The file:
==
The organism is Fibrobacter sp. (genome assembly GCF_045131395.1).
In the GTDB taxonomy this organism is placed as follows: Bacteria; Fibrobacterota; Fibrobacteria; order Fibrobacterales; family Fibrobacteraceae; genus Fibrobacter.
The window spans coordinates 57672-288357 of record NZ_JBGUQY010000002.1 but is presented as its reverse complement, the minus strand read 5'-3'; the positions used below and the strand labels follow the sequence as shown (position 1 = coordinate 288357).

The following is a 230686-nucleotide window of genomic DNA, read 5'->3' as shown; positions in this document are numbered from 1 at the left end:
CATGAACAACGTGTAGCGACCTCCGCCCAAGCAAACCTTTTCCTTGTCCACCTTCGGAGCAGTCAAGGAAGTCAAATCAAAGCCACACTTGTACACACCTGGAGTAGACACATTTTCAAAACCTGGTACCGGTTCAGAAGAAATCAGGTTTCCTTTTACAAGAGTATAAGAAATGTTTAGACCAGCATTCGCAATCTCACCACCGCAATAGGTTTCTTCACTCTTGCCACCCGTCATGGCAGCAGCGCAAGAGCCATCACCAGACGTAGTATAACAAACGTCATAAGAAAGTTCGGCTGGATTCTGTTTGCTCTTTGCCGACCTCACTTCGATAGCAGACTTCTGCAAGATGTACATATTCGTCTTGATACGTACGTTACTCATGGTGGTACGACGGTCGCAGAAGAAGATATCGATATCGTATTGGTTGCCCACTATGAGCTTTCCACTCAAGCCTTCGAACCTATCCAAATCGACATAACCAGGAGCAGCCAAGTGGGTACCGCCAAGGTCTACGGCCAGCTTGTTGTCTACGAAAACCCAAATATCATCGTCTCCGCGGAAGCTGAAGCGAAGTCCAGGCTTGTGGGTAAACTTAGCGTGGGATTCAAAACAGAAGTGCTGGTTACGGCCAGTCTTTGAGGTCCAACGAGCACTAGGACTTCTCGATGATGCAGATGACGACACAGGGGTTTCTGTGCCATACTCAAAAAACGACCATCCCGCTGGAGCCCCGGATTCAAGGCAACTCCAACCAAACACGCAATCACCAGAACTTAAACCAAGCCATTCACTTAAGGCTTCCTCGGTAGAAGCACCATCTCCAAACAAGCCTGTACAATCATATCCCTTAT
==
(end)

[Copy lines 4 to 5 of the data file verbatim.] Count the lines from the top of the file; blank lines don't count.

The following is a 230686-nucleotide window of genomic DNA, read 5'->3' as shown; positions in this document are numbered from 1 at the left end:
CATGAACAACGTGTAGCGACCTCCGCCCAAGCAAACCTTTTCCTTGTCCACCTTCGGAGCAGTCAAGGAAGTCAAATCAAAGCCACACTTGTACACACCTGGAGTAGACACATTTTCAAAACCTGGTACCGGTTCAGAAGAAATCAGGTTTCCTTTTACAAGAGTATAAGAAATGTTTAGACCAGCATTCGCAATCTCACCACCGCAATAGGTTTCTTCACTCTTGCCACCCGTCATGGCAGCAGCGCAAGAGCCATCACCAGACGTAGTATAACAAACGTCATAAGAAAGTTCGGCTGGATTCTGTTTGCTCTTTGCCGACCTCACTTCGATAGCAGACTTCTGCAAGATGTACATATTCGTCTTGATACGTACGTTACTCATGGTGGTACGACGGTCGCAGAAGAAGATATCGATATCGTATTGGTTGCCCACTATGAGCTTTCCACTCAAGCCTTCGAACCTATCCAAATCGACATAACCAGGAGCAGCCAAGTGGGTACCGCCAAGGTCTACGGCCAGCTTGTTGTCTACGAAAACCCAAATATCATCGTCTCCGCGGAAGCTGAAGCGAAGTCCAGGCTTGTGGGTAAACTTAGCGTGGGATTCAAAACAGAAGTGCTGGTTACGGCCAGTCTTTGAGGTCCAACGAGCACTAGGACTTCTCGATGATGCAGATGACGACACAGGGGTTTCTGTGCCATACTCAAAAAACGACCATCCCGCTGGAGCCCCGGATTCAAGGCAACTCCAACCAAACACGCAATCACCAGAACTTAAACCAAGCCATTCACTTAAGGCTTCCTCGGTAGAAGCACCATCTCCAAACAAGCCTGTACAATCATATCCCTTAT